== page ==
OK, so my headlines tend to be a little sensational sometimes.  Not this one.

I want to share with you the absolute best, can’t-miss technique for truly breakthrough thinking I have ever used.  That sounds like a cheesy affiliate ad or something, but there’s no catch here. I am simply giving you one of my best leadership ideas.

But it gets better. This is also the best documented business case for workplace diversity I have ever seen.

Here we go …

First, you need to plan a brain-storming session with at least 10 diverse people.  Really shake up the diversity in every way you can. And the more people involved, the better. I’ve done this technique successfully with a room of 75 people. Be sure to tell them what the purpose of the meeting is and that they should come prepared with at least a few ideas.

Early in your meeting, have everybody rip off a big piece of easel paper and write their very best idea for the brainstorming topic at the top.  Make sure there is plenty of room below their idea to write additional ideas.

Now, have them go to the walls around the room, tape their idea to the wall and stand in front of it.

Have everybody slide over one space to their right so that they are standing in front of the idea next to them.  Ask the participants to read the idea written at the top carefully and then add to, or improve, the original idea and write their contribution below the first entry.

Now have everybody slide over TWO spaces — not just one!  The reason I do this is because you don’t want the same person continually following the thought process of the person in front of them. You are trying to mix up the mental frameworks.

Write a better idea based on what is on the page so far and then have everybody slide again. This time count off three spaces. Read what has been written so far and add to it or improve it once again.

Do this one more time. Slide over just one space and ask them to come up with a better idea than what has been written so far.

Now introduce a random prompt. Have everybody slide over two spaces and ask them something like:

  • How could this idea be illegal?
  • What would happen if this idea was invisible?
  • What would you do to this idea to have people pay a hundred dollars for it?
  • What would happen if this idea was in the dark, or under water?

The reason for these strange questions is to try to get your participants to look at the idea in a totally new perspective. One time I was leading a creativity session to come up with ways that consumers could interact with packaging in a new way. Once when I gave the “invisible” prompt, a housewife came up with an idea for an instant win game that made people a winner if they had the right barcode at a check-out scanner.

OK, now shift one more time. Two spaces. Ask them to read everything on the page and write one more great idea based on everything that is on the page so far.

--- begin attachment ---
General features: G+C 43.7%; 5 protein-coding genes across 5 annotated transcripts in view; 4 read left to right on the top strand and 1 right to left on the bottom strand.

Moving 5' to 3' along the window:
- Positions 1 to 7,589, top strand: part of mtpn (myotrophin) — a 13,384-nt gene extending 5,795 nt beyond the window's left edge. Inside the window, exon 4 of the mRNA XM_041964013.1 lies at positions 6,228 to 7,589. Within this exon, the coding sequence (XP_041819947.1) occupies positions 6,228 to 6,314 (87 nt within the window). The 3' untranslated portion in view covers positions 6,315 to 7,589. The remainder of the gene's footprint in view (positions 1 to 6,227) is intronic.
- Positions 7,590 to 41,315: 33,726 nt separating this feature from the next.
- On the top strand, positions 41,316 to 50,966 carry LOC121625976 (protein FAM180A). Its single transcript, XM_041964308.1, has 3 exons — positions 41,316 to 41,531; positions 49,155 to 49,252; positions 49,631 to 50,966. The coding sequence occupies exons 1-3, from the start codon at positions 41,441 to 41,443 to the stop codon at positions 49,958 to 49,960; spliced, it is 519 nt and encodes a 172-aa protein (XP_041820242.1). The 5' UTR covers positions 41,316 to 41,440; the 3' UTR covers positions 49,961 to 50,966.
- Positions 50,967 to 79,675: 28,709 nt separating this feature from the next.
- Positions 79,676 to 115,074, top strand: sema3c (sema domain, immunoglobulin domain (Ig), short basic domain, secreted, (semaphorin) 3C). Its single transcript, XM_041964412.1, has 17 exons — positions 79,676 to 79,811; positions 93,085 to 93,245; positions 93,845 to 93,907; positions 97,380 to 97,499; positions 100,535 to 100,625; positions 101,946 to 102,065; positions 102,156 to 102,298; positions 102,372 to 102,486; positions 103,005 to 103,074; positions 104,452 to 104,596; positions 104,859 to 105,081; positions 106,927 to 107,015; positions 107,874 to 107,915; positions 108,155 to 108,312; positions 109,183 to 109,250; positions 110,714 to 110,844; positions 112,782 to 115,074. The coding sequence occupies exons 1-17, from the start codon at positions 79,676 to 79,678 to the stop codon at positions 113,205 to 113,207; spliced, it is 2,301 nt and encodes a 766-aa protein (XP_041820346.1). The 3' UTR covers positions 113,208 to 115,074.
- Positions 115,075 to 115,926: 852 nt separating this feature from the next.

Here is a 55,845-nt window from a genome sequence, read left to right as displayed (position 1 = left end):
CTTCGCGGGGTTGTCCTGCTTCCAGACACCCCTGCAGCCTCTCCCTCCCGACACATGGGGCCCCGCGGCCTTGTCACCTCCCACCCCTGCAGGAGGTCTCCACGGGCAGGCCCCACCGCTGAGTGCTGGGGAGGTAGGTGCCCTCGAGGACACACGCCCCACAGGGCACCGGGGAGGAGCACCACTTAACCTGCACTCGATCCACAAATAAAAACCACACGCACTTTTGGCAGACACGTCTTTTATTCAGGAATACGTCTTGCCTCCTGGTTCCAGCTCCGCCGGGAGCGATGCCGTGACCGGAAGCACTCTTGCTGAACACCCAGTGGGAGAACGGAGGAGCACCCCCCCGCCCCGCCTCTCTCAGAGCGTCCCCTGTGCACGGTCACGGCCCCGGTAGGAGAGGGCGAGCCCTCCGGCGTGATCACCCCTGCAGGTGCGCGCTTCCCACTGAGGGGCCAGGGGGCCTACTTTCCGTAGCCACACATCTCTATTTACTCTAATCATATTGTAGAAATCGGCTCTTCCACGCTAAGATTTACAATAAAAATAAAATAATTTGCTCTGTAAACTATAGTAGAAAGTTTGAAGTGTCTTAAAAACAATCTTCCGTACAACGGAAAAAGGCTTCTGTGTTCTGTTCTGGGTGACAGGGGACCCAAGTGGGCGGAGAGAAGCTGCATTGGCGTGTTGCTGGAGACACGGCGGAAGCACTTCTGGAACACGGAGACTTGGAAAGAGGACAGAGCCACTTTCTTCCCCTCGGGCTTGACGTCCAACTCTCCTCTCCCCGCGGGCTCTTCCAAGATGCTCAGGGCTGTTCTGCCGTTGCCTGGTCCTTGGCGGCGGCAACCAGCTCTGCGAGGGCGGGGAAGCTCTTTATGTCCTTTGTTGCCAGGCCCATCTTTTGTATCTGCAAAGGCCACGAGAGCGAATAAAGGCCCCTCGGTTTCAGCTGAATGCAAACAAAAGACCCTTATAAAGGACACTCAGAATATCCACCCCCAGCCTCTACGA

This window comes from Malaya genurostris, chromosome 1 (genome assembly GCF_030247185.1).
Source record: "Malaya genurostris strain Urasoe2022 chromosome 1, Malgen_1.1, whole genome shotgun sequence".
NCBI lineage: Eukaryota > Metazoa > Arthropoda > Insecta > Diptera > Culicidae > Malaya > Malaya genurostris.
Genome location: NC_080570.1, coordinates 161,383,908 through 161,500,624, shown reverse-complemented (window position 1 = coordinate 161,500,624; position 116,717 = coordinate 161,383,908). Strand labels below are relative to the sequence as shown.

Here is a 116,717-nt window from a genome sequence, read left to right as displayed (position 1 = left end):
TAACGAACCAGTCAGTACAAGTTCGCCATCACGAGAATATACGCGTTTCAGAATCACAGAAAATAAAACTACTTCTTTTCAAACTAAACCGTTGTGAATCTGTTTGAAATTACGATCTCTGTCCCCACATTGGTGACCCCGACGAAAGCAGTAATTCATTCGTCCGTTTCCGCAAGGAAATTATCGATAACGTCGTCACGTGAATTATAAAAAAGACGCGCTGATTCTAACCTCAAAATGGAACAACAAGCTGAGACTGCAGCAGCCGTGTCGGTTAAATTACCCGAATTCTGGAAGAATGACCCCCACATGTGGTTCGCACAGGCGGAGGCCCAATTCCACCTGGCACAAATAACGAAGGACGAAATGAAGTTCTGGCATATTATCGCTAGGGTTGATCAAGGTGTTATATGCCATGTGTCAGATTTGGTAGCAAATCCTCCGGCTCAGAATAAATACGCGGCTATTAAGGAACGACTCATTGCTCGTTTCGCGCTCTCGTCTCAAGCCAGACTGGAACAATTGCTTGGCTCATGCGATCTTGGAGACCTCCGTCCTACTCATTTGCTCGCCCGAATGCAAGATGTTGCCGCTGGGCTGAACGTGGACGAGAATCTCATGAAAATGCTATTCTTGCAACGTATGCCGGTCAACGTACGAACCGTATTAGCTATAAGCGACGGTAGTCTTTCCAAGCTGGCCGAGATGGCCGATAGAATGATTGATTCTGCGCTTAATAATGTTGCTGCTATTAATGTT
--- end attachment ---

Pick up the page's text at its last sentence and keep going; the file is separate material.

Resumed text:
Then have them go back to their original idea, read the entire page and circle the best idea on the page.

This is when the magic happens.  About 95% of the time, the idea they circle is NOT their original idea! In less than 15 minutes you can turn all of your good ideas into great, perhaps even break-through, ideas.

The theory behind this technique

When I was in grad school studying organizational development, I learned that our basic mental framework — how we process information — is basically complete by the time we are 15 years old.  So literally, it is impossible for you to think “out of the box” because you are permanently hard-wired.

For true break-through thinking to occur on a team, we must combine the boxes we have available. This is why the diversity of the participants is so important. You don’t want to do this where everybody is a numbers-type or creative-type or even all of a certain age or culture heritage. The more boxes you can combine and complement each other, the better the results.  Always!

Even if you are trying to solve a technical problem, invite people from marketing, accounting, HR … maybe even from another division or company all together. I’ve even conducted creativity sessions like this on behalf of a Fortune 100 company with a fifth-grade class just to see what they could come up with.

There is a tremendous secondary benefit to this technique. Notice I said it was important to do this early in your meeting. Typically, when people see the amazing work they’ve done in just 15 minutes, they are energized, engaged and confident in your process. Plus, it’s a lot of fun.

Applying this to the web

I’ve tried to apply this technique to an online setting by shuffling ideas between far-flung participants. It has not worked very well. There is something about the interaction of a boisterous group, a shared experience, the physical movement and the sense of momentum and accomplishment from the live exercise that can’t be duplicated when folks are behind computers in cubicles.

Are you ready to give it a try? I’d love to hear about it. If you have a question, feel free to call me or drop me a line. Happy brainstorming!

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